Some federal officials are telling UW-Madison to change things if it wants to continue getting the money and operating its program.
A rare joint federal investigation of the University of Wisconsin-Madison's animal research program found multiple federal animal welfare violations, which could potentially compromise the program's funding.
One of two federal agencies that recently inspected UW-Madison's animal research program holds the purse strings to the hundreds of millions of federal dollars the program gets each year. And now some federal officials are telling UW-Madison to change things if it wants to continue getting that money and operating its program.
UW-Madison said its program is the second largest animal research program of its kind in the country, getting between $200 million and $300 million in federal funding each year.
Eric Sandgren, director of the UW Research Animal Resources Center, said
those federal dollars aren't going anywhere, but opinions vary over the
seriousness of the federal investigation.
The U.S. Department of Agriculture and the National Institutes of Health's Office of Animal Welfare, or OLAW, sent a total of seven inspectors to UW-Madison earlier in December.
They spent up to two weeks looking at animal research facilities and procedures, and they found a slew of problems.
"It's a symptom of something very seriously wrong. This doesn't happen," says Rick Bogle, the co-director of the Alliance For Animals, which tracks UW animal research issues.
Bogle said he believes concerns from within the program prompted the unusual dual inspection.
"The fact that they came together and stayed for so long suggests, I
think unquestionably, that there's something really wrong going on with the
animal use at the university," Bogle said.
But the director of the UW Research Animal Resources Center disagrees.
"We passed the final exam, but we didn't get a hundred, and that's what we're working for," said Sandgren, who directs the group in charge of overseeing animal research.
Sandgren said the agencies simply felt it was time to do a comprehensive check and that OLAW needed to follow up on questions it had about UW-Madison's five-year renewal of its "public assurance" application for federal funding.
"Obviously, we took it very seriously. Their comments to us were that basically they thought we we're doing very well," Sandgren said.
WISC-TV found that the inspection by the USDA/APHIS alone prompted a 10-page report filled with 20 animal welfare violations.
Those violations range from animal care facilities with dirty air filters, flies and urine odors to problems with direct animal care and oversight.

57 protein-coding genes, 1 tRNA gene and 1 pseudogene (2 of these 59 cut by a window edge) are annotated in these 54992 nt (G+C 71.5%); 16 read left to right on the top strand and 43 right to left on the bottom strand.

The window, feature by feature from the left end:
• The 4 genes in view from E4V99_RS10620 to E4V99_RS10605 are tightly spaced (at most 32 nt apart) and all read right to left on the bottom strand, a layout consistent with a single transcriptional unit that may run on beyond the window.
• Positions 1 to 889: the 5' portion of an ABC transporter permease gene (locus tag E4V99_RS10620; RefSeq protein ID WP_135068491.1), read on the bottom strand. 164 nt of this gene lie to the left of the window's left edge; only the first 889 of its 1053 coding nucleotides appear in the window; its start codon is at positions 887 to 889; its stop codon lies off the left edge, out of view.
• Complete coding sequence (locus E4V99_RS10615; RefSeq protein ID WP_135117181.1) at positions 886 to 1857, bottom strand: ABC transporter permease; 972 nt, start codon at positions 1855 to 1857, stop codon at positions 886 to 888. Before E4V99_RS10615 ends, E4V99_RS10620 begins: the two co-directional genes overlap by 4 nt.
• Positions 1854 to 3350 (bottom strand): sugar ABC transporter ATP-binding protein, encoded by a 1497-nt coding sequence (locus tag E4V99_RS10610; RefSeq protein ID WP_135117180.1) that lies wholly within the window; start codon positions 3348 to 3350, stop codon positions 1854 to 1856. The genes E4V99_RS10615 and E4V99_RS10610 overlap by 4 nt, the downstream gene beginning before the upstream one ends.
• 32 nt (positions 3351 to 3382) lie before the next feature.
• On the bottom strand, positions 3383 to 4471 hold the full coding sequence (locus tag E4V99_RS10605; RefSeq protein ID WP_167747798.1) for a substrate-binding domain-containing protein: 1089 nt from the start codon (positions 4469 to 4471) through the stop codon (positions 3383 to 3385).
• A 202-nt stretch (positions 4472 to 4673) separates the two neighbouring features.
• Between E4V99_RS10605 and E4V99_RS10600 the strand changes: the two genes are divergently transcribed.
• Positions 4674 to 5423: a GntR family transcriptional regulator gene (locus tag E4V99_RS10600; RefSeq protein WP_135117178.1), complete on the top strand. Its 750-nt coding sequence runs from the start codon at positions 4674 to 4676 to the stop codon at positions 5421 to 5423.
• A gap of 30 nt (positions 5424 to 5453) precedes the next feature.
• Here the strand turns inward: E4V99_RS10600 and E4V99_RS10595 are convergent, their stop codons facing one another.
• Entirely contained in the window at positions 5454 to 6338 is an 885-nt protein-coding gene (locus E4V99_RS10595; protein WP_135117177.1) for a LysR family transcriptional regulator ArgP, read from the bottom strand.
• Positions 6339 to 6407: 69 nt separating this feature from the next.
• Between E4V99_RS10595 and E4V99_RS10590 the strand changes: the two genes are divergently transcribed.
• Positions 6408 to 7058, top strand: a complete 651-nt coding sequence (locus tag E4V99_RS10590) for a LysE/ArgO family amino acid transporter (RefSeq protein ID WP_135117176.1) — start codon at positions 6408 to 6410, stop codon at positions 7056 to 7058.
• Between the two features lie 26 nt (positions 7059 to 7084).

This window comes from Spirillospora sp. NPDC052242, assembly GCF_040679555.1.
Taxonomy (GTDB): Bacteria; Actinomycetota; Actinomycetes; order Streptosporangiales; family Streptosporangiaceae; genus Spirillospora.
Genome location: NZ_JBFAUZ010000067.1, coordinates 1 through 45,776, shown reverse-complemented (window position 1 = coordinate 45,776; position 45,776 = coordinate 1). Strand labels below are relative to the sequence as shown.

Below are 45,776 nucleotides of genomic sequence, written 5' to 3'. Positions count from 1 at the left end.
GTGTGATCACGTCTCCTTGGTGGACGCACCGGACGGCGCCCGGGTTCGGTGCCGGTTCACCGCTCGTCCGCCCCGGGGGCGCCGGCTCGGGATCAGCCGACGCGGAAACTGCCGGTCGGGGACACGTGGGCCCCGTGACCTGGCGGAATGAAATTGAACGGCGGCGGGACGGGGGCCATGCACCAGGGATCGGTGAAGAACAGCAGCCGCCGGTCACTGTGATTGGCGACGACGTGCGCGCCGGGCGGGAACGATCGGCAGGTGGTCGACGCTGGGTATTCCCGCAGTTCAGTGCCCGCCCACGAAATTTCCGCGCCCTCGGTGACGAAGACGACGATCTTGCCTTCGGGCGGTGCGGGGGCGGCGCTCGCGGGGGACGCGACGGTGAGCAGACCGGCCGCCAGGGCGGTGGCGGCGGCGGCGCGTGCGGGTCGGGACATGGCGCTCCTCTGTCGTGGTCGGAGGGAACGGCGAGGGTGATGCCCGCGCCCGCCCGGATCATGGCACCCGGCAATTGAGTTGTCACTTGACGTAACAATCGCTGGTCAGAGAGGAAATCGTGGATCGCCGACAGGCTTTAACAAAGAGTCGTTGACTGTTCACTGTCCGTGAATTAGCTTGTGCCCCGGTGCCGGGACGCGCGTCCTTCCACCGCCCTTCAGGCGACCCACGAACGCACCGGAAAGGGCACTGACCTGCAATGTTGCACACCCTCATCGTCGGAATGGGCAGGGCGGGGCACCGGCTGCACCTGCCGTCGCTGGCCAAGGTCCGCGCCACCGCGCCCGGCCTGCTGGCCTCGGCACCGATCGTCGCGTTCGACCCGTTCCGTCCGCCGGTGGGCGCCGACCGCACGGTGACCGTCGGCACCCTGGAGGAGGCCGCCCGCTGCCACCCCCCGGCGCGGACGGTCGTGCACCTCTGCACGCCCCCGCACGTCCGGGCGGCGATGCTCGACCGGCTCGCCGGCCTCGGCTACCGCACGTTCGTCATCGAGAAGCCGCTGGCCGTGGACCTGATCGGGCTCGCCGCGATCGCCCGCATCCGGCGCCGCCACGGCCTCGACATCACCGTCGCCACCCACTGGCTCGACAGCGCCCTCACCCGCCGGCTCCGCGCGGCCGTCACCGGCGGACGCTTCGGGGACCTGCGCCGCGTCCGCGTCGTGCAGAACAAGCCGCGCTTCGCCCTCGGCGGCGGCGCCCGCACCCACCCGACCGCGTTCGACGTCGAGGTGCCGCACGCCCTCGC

One USDA oversight violation said a cardiac study on pigs had "insufficient detail to follow exactly what procedures will be done to the animals," including surgeries on the "liver, kidney and lung ... and external stimulation of brain tissues."
Another violation cited inadequate veterinary care for three dogs after kidney transplant surgery, despite them "not eating, vomiting" and having "depression, edema" and "not producing urine."
But some said the most disturbing violation found that in five animal studies the USDA looked at "There (was) nothing to indicate that the principal investigators (or PIs) had considered alternatives to potentially painful procedures," but that the oversight committee approved them anyway.
Bogle said that should concern the public.
"They're saying that the PIs aren't looking for alternatives to painful procedures and that the oversight committees don't care that they're not looking for alternatives to painful procedures. And that's pretty serious," Bogle said.
Bogle maintains that the USDA only looks at a few of the studies and that others could fall in the same category.
Sandgren said OLAW also wants UW-Madison to change the way it structures its oversight committees.
In order to keep the federal funding, UW-Madison has to better report issues to the federal government and remove the All Campus Animal Care and Use Committee of its ability to overrule the five other campus animal committees, WISC-TV reported.
There are a total of six committees now, and five defer decisions to the All Campus committee.
Now, each committee must be self-sufficient in its program review and corrections of any deficiencies.
Sandgren estimated there are roughly a 100,000 research animals on campus and that about 20,000 are not mice or rats -- ranging from beagles to sheep.
The Alliance For Animals said there are 1,200 studies being done.